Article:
My company deals in part with WebDAV, the technology used to mount iDisk volumes. Although iDisk seems to work fine, I run into problems when attempting to mount our document repository. Using the 'Connect to Server' dialog I enter:
I'm prompted for my username and password, and then nothing happens. If I start a terminal session, I can see the webdav volume in my /Volumes folder, and can mv, cp, etc., and generally interract with it with no problems. However, the disk does not appear on the desktop or in any Finder windows. It's worth noting that very rarely, the volume does just mount and displays properly
On a whim, I did a force-restart of the Finder, after which the volume was visible and fully usable in Aqua.
I'm curious as to others' experience with WebDAV, as I know one of the other (few) Mac guys here has run into similar problems.
I recently needed to print to our HP Laserjet 4050 which is set up as a networked printer connected by parallel port to a Windows NT 4.0 PC. The smbutil utility included in OS 10.1.x doesn't support print very well, apparently, and I was never able to successfully print with it. The complete Samba package does allow printing to Windows NT 4.0 machines, so I decided to try that. It's actually pretty easy to do. I've only done this with postscript files to a PostScript printer.
One of the nice things about having access to SSH is that you can port-forward a connection through an SSH tunnel and know that your connection is reasonably secure compared to an open data stream. Following the tips given on afp548.com, I was able to easily get Timbuktu to run through the SSH tunnel and connect to my home OS X machine by doing the following in Terminal:
ssh [servername or IP] -l username -L 10660:127.0.0.1:407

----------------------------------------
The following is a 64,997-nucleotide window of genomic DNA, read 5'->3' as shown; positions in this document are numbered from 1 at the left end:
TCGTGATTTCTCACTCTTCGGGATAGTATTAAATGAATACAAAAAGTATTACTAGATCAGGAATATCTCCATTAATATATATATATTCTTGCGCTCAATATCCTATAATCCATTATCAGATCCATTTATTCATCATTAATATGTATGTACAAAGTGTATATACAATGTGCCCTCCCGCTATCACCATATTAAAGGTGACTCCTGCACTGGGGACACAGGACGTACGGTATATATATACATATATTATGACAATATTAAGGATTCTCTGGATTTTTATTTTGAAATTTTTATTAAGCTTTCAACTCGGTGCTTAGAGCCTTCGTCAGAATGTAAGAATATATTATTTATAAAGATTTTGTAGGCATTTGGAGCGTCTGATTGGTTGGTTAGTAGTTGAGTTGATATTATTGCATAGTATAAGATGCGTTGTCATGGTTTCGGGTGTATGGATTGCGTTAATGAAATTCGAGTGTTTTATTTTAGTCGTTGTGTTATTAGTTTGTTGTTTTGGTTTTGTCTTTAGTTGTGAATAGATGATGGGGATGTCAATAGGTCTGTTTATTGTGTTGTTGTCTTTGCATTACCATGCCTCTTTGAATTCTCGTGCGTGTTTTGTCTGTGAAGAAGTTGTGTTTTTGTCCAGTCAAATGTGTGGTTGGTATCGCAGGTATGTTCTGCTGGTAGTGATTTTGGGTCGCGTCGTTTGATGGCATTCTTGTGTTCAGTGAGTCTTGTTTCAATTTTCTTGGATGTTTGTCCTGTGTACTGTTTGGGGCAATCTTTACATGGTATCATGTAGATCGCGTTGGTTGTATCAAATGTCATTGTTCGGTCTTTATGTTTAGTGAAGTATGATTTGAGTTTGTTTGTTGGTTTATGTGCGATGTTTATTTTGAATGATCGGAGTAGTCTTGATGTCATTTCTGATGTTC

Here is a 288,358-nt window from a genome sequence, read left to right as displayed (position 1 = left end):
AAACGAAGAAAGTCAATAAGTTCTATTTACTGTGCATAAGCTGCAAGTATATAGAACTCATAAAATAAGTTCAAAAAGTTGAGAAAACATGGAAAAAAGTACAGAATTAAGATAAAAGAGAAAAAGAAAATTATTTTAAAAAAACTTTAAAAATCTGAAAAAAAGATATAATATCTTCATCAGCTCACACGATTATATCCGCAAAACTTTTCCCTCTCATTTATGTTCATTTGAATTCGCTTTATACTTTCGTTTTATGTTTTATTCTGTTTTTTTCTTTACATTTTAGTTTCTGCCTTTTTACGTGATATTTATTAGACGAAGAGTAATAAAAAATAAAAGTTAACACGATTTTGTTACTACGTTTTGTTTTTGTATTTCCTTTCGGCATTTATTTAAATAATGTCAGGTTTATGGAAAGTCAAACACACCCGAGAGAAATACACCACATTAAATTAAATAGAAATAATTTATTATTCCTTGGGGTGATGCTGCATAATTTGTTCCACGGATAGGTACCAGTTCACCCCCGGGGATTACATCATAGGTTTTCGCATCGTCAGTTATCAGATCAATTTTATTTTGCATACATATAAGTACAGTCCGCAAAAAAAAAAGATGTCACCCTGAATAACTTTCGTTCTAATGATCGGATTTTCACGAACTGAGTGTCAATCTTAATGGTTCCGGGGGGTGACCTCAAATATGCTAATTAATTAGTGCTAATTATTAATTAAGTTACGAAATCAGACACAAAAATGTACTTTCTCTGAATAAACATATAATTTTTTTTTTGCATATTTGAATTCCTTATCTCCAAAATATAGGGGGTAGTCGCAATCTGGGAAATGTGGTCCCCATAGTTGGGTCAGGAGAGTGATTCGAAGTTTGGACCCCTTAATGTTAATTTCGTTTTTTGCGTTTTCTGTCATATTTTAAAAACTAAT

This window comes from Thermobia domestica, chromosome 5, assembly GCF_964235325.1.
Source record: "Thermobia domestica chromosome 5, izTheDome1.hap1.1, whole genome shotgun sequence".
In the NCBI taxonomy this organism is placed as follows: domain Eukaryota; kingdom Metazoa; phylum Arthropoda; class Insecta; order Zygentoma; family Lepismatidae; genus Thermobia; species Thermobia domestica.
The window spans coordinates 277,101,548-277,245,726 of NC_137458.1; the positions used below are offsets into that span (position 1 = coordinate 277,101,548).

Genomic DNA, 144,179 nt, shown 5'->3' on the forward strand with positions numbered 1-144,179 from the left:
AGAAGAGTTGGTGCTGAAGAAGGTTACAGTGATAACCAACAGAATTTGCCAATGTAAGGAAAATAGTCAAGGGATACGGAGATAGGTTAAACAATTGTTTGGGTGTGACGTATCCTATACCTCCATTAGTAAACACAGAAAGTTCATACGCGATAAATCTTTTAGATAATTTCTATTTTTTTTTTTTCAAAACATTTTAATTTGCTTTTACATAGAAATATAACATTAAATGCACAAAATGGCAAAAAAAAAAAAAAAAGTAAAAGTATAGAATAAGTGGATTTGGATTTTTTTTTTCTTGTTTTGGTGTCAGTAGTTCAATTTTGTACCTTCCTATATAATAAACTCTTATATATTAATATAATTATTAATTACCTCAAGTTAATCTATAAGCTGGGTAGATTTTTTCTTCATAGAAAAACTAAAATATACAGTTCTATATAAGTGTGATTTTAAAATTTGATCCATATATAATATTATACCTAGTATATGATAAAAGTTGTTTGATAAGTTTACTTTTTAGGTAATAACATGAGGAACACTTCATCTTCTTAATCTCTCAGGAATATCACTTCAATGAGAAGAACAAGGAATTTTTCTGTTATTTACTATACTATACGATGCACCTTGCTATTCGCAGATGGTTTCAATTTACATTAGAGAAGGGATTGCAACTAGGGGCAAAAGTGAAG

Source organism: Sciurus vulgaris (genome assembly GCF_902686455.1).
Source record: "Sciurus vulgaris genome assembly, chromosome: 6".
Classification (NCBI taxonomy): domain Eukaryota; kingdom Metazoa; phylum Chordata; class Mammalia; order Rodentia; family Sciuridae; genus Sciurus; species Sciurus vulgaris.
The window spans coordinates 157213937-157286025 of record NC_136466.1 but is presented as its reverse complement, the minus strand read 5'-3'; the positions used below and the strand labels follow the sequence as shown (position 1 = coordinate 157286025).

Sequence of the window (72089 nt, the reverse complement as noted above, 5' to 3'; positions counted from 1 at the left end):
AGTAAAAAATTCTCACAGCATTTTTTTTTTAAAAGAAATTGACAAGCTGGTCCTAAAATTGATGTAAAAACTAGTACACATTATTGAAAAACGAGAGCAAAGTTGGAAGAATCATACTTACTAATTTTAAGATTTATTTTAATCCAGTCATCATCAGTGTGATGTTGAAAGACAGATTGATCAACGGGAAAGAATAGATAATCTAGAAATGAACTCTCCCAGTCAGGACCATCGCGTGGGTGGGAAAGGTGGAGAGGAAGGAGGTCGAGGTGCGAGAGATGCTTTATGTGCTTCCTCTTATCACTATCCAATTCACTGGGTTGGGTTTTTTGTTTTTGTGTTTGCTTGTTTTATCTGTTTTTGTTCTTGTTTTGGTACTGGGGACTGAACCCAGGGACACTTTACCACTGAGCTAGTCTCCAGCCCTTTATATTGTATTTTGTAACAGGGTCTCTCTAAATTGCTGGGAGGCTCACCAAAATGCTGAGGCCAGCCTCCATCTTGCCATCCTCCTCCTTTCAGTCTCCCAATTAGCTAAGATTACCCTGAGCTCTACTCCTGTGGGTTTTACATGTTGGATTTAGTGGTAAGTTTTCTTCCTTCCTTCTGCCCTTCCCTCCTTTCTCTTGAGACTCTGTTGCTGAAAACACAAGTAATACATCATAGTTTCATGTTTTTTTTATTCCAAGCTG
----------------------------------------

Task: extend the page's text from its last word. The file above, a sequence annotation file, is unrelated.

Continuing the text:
Authenticate the SSH connection and once you are in, switch over to Timbuktu and enter the following in the connection name:
You should immediately be connected to your remote Timbuktu host as if you were connecting through standard TB2 ports.
You can do a lot more with this handy trick; read through the rest of the article and get a feel for what can be done.
If you frequently move your laptop between networks, as I do, you will notice that when your IP address changes, server processes get upset. Darwin (and thus MacOSX) includes a way of detecting and fixing this situation.
I've composed a hint and sample files and posted them on my website. The hint is specific to SambaX, but the explanation should help you do this for any server process.
The company I work for uses a Novell network, which was fine when I was using Mac OS 9, but I recently got upgraded to a G4 800 running OS X. There isn't any Novell client for X (yet?). There is a "Novell Native File Access" product, but that's more money and the company's already spent a bundle on my hardware and software. So ... cheap fast fix time! I've got an old Pentium 120 in my office.
After getting our IT guy's go-ahead, I installed WarFTP (free) on it. I set myself up as a user and pointed the server at the mapped Novell network drive. On my Mac, I used RbrowserLite (free) logged in, and saw all the files I needed ... very cool.
A couple of drawbacks:
Resource forks will be bopped, if transferred to the server (I believe Native File Access allows resource forks).
The PC has to be on, logged into the network, and running WarFTP.
Other than that, it's mighty fine.